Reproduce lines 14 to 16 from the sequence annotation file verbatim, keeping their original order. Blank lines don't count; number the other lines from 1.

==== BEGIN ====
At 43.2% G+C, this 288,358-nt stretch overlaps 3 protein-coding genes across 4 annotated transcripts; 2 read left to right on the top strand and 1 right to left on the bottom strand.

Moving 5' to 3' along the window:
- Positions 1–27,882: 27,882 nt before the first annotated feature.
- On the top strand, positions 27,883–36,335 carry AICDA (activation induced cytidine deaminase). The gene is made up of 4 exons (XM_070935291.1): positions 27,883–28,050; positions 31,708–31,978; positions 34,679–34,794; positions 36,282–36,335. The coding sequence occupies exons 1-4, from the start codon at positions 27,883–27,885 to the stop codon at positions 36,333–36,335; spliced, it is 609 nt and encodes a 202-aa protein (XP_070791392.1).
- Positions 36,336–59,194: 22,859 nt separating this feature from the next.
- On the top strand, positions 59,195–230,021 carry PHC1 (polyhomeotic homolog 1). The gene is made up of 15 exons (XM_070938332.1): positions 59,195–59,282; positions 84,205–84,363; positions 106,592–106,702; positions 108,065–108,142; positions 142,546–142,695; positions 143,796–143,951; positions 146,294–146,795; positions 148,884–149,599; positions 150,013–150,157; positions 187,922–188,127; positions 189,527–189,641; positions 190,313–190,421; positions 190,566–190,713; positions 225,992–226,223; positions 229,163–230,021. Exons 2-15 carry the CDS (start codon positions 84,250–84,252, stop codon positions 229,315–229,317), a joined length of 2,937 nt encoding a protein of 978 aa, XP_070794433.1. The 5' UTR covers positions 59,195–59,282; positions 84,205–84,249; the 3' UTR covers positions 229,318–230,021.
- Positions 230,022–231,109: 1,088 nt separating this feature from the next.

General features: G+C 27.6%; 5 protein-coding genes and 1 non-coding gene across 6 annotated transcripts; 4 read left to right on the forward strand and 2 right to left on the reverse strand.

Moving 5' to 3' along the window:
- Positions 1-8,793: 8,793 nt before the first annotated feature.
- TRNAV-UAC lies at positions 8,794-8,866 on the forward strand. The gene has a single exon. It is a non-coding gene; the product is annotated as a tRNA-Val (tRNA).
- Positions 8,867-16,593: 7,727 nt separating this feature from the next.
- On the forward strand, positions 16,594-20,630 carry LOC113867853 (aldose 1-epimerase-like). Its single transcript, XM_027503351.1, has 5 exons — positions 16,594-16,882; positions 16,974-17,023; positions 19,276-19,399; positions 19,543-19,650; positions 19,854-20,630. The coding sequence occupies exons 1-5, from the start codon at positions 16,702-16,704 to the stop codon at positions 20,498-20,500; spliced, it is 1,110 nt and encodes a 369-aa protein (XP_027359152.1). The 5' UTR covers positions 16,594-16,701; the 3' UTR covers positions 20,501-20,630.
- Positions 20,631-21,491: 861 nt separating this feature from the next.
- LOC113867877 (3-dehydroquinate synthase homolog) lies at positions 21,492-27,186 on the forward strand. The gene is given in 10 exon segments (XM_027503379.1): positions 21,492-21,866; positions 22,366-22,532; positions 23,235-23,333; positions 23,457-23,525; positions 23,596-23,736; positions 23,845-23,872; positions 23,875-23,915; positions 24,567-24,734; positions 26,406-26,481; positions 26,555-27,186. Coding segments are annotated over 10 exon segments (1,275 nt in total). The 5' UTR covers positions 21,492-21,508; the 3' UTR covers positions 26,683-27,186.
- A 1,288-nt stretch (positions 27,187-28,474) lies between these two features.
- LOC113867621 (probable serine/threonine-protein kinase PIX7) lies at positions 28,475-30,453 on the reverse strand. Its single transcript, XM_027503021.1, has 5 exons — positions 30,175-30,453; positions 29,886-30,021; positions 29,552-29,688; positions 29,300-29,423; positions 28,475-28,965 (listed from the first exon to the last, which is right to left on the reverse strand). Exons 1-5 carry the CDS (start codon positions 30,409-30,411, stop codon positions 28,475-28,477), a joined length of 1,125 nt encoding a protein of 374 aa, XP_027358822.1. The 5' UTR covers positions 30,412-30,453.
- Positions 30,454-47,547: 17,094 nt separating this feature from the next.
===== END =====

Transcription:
- Positions 20,631-21,491: 861 nt separating this feature from the next.
- LOC113867877 (3-dehydroquinate synthase homolog) lies at positions 21,492-27,186 on the forward strand. The gene is given in 10 exon segments (XM_027503379.1): positions 21,492-21,866; positions 22,366-22,532; positions 23,235-23,333; positions 23,457-23,525; positions 23,596-23,736; positions 23,845-23,872; positions 23,875-23,915; positions 24,567-24,734; positions 26,406-26,481; positions 26,555-27,186. Coding segments are annotated over 10 exon segments (1,275 nt in total). The 5' UTR covers positions 21,492-21,508; the 3' UTR covers positions 26,683-27,186.
- A 1,288-nt stretch (positions 27,187-28,474) lies between these two features.